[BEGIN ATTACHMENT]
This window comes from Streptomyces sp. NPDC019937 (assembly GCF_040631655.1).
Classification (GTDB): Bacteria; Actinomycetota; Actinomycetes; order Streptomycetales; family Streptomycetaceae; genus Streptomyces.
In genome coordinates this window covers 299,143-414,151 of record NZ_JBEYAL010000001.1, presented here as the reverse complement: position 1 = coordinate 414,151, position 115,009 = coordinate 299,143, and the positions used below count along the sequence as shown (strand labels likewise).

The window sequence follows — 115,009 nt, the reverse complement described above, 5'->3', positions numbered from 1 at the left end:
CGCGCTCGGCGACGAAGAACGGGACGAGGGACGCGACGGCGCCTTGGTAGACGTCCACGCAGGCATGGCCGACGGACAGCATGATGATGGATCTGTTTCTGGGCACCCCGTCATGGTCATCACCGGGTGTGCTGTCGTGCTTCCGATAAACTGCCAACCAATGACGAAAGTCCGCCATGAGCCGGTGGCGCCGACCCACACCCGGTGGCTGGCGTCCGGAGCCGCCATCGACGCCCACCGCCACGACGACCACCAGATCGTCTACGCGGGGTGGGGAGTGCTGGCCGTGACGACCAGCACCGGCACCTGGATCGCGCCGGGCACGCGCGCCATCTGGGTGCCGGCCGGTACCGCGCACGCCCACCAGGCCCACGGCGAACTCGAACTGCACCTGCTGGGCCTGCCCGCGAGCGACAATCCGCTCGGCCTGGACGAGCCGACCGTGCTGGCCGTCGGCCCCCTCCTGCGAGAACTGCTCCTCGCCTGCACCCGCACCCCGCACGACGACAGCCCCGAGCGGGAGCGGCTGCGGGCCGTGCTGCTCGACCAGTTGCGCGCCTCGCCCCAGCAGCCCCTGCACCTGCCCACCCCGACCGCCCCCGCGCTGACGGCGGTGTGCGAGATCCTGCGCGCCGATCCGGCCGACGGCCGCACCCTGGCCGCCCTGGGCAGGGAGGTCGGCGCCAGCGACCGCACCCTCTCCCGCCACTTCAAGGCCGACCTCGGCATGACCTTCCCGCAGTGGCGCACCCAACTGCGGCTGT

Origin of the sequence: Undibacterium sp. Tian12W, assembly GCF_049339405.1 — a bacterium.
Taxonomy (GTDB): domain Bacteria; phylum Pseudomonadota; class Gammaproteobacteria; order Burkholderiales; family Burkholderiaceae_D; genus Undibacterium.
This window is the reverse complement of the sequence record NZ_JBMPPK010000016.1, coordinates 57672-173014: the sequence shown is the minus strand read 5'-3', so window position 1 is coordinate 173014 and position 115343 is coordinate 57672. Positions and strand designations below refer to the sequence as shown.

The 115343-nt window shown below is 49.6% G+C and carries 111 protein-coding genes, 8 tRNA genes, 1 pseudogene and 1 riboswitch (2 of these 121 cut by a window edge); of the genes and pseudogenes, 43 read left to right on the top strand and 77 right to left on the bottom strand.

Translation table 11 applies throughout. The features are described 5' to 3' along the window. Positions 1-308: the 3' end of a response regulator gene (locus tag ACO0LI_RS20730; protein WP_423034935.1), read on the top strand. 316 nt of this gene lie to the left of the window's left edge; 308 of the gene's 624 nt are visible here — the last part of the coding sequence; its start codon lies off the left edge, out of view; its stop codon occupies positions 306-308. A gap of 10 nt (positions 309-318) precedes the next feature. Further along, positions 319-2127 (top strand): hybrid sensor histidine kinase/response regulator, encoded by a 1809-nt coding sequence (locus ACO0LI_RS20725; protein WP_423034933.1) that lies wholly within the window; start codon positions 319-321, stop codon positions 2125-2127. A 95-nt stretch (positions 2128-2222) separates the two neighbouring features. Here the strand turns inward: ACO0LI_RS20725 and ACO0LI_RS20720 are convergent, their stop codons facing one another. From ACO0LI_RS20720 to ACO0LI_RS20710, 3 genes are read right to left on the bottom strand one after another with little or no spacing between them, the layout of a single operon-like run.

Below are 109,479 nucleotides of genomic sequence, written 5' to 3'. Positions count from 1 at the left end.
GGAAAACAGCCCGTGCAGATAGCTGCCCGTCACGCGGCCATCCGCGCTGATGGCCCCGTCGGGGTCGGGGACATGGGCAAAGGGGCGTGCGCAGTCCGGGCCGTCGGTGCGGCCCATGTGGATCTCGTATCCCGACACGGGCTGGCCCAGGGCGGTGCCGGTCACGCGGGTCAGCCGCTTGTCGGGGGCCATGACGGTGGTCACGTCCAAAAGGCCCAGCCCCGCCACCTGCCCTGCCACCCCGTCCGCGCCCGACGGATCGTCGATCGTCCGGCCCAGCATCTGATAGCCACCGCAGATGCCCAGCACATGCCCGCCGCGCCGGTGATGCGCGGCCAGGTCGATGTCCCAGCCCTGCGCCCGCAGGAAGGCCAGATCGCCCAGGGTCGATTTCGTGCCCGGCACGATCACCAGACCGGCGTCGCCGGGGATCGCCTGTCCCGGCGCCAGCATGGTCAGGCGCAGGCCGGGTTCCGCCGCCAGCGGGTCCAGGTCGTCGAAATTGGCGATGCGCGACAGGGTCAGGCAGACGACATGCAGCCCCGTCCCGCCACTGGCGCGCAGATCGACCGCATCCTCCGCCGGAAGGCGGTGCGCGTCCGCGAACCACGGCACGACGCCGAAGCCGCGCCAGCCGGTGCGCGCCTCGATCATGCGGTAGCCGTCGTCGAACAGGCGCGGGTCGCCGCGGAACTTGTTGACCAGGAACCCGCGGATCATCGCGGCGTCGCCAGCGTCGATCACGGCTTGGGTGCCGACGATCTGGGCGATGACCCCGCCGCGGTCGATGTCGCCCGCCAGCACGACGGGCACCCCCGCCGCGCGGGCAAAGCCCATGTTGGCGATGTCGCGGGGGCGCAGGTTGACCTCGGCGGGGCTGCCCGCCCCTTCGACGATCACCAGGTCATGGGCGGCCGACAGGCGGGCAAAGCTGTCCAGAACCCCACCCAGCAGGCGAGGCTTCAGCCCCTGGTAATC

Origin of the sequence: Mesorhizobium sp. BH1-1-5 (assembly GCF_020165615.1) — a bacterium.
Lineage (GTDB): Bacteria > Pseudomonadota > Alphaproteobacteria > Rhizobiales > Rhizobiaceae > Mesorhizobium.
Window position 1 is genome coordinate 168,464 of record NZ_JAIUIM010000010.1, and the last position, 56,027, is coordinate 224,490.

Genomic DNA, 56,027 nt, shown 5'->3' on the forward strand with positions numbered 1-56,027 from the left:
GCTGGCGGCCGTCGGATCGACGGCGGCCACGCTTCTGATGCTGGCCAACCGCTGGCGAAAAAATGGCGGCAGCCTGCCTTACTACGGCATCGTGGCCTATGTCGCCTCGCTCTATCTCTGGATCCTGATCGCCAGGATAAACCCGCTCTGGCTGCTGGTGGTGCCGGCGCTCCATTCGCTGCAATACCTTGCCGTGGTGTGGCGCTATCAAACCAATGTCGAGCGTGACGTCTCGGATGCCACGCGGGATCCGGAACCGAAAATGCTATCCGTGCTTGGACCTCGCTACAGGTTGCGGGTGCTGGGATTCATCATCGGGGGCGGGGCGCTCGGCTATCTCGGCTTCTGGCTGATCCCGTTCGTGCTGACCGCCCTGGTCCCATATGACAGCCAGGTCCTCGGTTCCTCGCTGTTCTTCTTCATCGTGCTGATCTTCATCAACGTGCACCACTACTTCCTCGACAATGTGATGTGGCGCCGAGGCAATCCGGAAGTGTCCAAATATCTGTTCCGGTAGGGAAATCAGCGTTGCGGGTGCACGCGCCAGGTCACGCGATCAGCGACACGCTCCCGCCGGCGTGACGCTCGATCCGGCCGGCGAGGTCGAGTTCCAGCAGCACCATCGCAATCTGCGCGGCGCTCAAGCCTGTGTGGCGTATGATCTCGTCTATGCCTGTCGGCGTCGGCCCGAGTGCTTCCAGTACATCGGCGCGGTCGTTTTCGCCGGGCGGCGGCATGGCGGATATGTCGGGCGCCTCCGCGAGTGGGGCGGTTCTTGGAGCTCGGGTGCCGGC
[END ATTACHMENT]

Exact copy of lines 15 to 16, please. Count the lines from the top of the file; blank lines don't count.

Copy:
Window position 1 is genome coordinate 168,464 of record NZ_JAIUIM010000010.1, and the last position, 56,027, is coordinate 224,490.

Genomic DNA, 56,027 nt, shown 5'->3' on the forward strand with positions numbered 1-56,027 from the left: